The biggest challenge was the introduction of Unspill-a-Bowl® at Global Pet Expo two weeks before the US locked down for Covid in March 2020 followed by lock downs across the world. Once the lockdowns started to ease, we encountered substantial setbacks in production and shipping times. Additionally, we were impacted by the unprecedented increase in costs of stainless steel and shipping.
WHO IS UNSPILL-A-BOWL MADE FOR?
Pet owners who want to keep their homes clean and orderly without the hassle of cleaning up after their pet after each meal. With Unspill-a-Bowl®, food stays in the bowl allowing you to simply wash the bowl itself.
The Unspill-bowl’s® design helps keep long ears clean and dry during meals, making it particularly appealing to owners of breeds like Cocker Spaniels, Basset Hounds, and others.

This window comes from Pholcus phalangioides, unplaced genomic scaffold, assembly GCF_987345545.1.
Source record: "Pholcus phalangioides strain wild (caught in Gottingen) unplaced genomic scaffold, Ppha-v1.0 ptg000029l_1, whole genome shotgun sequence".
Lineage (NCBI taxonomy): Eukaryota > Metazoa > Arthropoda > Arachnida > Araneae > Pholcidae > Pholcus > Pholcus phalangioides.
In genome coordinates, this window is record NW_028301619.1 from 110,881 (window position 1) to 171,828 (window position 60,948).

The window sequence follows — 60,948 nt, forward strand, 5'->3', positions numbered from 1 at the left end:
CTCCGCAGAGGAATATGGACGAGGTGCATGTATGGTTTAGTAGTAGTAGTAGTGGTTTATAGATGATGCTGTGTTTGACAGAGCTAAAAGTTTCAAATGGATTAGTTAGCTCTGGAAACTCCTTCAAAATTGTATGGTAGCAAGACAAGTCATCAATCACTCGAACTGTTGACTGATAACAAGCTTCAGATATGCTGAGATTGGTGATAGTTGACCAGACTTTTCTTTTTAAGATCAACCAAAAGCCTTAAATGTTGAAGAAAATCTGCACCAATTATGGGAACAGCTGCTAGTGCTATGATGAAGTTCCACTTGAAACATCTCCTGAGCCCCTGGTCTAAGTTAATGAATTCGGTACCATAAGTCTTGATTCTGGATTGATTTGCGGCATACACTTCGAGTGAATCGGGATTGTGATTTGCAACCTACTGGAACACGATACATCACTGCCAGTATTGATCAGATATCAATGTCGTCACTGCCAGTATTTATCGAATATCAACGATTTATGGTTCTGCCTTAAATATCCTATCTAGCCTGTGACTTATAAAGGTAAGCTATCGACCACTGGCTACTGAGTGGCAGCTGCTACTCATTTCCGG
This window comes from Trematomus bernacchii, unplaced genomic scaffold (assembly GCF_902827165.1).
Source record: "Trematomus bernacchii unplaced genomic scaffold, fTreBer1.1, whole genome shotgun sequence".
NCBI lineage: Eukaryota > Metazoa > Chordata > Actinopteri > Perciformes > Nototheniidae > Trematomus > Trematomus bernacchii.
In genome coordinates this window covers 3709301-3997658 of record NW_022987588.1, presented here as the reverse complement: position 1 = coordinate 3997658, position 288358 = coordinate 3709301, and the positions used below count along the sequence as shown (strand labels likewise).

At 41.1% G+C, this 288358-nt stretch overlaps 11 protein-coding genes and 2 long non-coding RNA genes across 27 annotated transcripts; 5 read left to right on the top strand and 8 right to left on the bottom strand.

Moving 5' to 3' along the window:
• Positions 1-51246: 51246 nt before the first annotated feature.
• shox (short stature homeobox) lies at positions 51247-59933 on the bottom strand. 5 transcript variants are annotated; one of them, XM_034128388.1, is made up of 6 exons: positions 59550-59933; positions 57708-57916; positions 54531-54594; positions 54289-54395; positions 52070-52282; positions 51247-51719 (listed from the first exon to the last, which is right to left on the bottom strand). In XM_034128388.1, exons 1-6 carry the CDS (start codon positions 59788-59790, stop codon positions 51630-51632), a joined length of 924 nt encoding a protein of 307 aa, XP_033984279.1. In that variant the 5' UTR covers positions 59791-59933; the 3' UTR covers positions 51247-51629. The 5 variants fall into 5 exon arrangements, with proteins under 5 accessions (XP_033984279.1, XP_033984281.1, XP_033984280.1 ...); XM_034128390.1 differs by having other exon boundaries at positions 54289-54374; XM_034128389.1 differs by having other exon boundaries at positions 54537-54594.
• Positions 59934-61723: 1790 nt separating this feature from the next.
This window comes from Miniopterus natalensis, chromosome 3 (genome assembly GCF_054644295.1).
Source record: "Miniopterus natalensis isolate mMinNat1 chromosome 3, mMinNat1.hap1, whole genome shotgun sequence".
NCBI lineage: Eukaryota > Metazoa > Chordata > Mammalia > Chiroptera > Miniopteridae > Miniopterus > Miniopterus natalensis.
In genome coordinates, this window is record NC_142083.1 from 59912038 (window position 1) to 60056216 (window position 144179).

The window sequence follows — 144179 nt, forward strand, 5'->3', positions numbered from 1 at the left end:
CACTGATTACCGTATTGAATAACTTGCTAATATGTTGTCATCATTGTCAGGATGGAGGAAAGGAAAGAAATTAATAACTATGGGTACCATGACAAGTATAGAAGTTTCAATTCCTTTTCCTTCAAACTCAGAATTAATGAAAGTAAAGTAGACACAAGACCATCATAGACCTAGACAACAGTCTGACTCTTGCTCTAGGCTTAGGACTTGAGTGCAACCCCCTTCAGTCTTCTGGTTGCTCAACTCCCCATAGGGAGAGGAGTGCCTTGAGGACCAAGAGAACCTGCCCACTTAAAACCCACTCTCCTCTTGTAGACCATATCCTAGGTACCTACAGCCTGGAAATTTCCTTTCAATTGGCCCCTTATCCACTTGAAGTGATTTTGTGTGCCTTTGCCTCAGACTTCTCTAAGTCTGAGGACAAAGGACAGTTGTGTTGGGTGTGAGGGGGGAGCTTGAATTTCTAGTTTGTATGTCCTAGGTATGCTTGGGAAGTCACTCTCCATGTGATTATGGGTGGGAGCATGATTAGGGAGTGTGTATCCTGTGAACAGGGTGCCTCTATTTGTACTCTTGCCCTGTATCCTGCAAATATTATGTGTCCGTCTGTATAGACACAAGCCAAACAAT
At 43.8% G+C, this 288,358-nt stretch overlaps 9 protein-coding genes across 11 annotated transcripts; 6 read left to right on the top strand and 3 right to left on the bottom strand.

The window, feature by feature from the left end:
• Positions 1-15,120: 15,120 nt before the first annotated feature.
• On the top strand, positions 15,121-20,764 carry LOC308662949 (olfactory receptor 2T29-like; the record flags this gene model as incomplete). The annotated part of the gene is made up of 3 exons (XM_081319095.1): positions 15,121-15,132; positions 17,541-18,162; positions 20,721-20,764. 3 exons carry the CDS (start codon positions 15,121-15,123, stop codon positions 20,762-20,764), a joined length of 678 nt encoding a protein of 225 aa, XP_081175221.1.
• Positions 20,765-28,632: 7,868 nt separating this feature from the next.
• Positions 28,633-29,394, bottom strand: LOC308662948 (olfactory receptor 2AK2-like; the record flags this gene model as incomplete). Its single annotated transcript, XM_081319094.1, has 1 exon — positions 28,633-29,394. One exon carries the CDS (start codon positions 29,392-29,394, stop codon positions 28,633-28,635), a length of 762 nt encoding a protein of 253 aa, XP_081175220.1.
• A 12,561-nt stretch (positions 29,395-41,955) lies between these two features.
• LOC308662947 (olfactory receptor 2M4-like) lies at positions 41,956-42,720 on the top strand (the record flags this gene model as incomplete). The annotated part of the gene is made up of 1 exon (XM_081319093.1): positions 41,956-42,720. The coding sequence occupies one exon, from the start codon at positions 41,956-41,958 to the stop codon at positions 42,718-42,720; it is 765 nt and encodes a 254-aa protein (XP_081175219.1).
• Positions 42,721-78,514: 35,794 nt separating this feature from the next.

Health-conscious pet parents will love the stainless steel construction of the Unspill-a-Bowl® which ensures easy cleaning and prevents the accumulation of food debris or bacteria.
Those who frequently travel with their pets will find the spill-resistant Unspill-a-Bowl® especially useful, ensuring mess-free traveling.
Design-Conscious Consumers will like the sleek, transitional design of the Unspill-a-Bowl®, along with the choice of materials, that blend seamlessly with home decor.
The Unspill-a-Bowl® could be a popular choice for gift-givers who want to provide both a functional and thoughtful present to their friends or family members with pets.
WHAT IS YOUR ADVICE TO AN UPCOMING INVENTOR WHO WANTS TO FOLLOW IN YOUR FOOTSTEPS?